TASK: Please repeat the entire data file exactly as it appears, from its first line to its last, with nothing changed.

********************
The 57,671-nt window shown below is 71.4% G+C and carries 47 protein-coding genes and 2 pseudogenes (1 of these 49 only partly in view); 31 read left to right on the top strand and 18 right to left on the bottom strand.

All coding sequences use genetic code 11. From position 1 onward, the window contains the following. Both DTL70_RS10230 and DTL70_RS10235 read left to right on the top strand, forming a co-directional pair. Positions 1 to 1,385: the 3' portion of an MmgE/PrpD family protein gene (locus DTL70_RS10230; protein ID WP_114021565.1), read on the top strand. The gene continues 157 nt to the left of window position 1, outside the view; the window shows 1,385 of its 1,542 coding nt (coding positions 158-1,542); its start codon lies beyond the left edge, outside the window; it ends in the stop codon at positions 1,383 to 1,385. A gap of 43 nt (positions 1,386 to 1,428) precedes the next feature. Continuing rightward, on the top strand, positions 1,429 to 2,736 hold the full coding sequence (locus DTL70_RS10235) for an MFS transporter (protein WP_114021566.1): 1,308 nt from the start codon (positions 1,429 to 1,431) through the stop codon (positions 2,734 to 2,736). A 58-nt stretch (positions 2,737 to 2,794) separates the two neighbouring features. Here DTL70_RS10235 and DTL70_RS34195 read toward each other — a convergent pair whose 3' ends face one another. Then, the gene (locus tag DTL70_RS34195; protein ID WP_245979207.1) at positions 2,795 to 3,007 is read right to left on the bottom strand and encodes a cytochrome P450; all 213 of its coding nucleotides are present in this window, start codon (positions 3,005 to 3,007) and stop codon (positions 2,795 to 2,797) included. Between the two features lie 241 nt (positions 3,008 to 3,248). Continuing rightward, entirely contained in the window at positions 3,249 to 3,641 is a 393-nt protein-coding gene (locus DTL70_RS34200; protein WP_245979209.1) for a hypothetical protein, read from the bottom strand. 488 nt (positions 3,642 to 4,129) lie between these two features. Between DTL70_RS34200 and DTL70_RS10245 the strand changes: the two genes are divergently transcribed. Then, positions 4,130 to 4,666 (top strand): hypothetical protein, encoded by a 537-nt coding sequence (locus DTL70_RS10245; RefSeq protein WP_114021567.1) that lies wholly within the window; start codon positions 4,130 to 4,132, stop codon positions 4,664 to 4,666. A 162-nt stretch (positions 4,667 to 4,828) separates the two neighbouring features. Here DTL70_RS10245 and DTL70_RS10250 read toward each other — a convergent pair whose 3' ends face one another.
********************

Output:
The 57,671-nt window shown below is 71.4% G+C and carries 47 protein-coding genes and 2 pseudogenes (1 of these 49 only partly in view); 31 read left to right on the top strand and 18 right to left on the bottom strand.

All coding sequences use genetic code 11. From position 1 onward, the window contains the following. Both DTL70_RS10230 and DTL70_RS10235 read left to right on the top strand, forming a co-directional pair. Positions 1 to 1,385: the 3' portion of an MmgE/PrpD family protein gene (locus DTL70_RS10230; protein ID WP_114021565.1), read on the top strand. The gene continues 157 nt to the left of window position 1, outside the view; the window shows 1,385 of its 1,542 coding nt (coding positions 158-1,542); its start codon lies beyond the left edge, outside the window; it ends in the stop codon at positions 1,383 to 1,385. A gap of 43 nt (positions 1,386 to 1,428) precedes the next feature. Continuing rightward, on the top strand, positions 1,429 to 2,736 hold the full coding sequence (locus DTL70_RS10235) for an MFS transporter (protein WP_114021566.1): 1,308 nt from the start codon (positions 1,429 to 1,431) through the stop codon (positions 2,734 to 2,736). A 58-nt stretch (positions 2,737 to 2,794) separates the two neighbouring features. Here DTL70_RS10235 and DTL70_RS34195 read toward each other — a convergent pair whose 3' ends face one another. Then, the gene (locus tag DTL70_RS34195; protein ID WP_245979207.1) at positions 2,795 to 3,007 is read right to left on the bottom strand and encodes a cytochrome P450; all 213 of its coding nucleotides are present in this window, start codon (positions 3,005 to 3,007) and stop codon (positions 2,795 to 2,797) included. Between the two features lie 241 nt (positions 3,008 to 3,248). Continuing rightward, entirely contained in the window at positions 3,249 to 3,641 is a 393-nt protein-coding gene (locus DTL70_RS34200; protein WP_245979209.1) for a hypothetical protein, read from the bottom strand. 488 nt (positions 3,642 to 4,129) lie between these two features. Between DTL70_RS34200 and DTL70_RS10245 the strand changes: the two genes are divergently transcribed. Then, positions 4,130 to 4,666 (top strand): hypothetical protein, encoded by a 537-nt coding sequence (locus DTL70_RS10245; RefSeq protein WP_114021567.1) that lies wholly within the window; start codon positions 4,130 to 4,132, stop codon positions 4,664 to 4,666. A 162-nt stretch (positions 4,667 to 4,828) separates the two neighbouring features. Here DTL70_RS10245 and DTL70_RS10250 read toward each other — a convergent pair whose 3' ends face one another.